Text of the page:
When it comes to winter weather, there are many factors to consider to maintain the safety of your association and your tenants. Snowfall can bring a number of issues such as dangerous walking conditions or parking difficulties.
Have a game plan in place before the snow removal process arises. If your association is responsible for snow removal there are a few things to keep in mind:
- There are rules about how long you can let snow sit on your property before you are responsible for it. Be sure to check your local and state laws for specific details on how to properly handle snow removal.
- Know where you are going to put the piles of snow once they are shoveled.
- Consider the accumulation on roofs which could lead to damage or ice dams.
- Clear ice and snow from areas around the property that are used by the public. EnvironMelt is an environmentally friendly ice melt that is also less harmful to vegetation, building materials, and animals.
- Remove snow and ice from flat roofs and gutters.
- Clean out gutters and drains to allow water to drain properly.
Snow Removal Logs and Security Cameras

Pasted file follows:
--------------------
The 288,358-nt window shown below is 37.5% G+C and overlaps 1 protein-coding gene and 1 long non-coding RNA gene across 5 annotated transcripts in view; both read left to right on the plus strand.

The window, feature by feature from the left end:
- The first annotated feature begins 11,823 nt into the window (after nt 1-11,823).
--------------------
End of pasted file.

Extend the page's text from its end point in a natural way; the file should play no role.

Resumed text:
Reduce your liability with snow removal logs and security cameras. It’s critical to keep a record of snow logs. Create a written removal plan that details responsibilities, staffing, potential problem areas, a communication plan, necessary equipment, supplies and follow up procedures. Encourage residents and employees to report hazardous conditions as soon as possible to avoid any injuries. Any details and activities of snow removal should be documented in a snow removal log. We’ve created an easy-to-use template to be used for this purpose. Click here to download it now.
Security cameras add an element of safety for your residents and are especially important for winter when it comes to snow removal and slip and fall injuries.
In the event of a slip and fall, proper documentation and video evidence can help protect your association should a lawsuit arise.
Check out our Winter Survival Kit which includes tips for preventing, planning for and responding to common seasonal emergencies. For any questions, please contact us.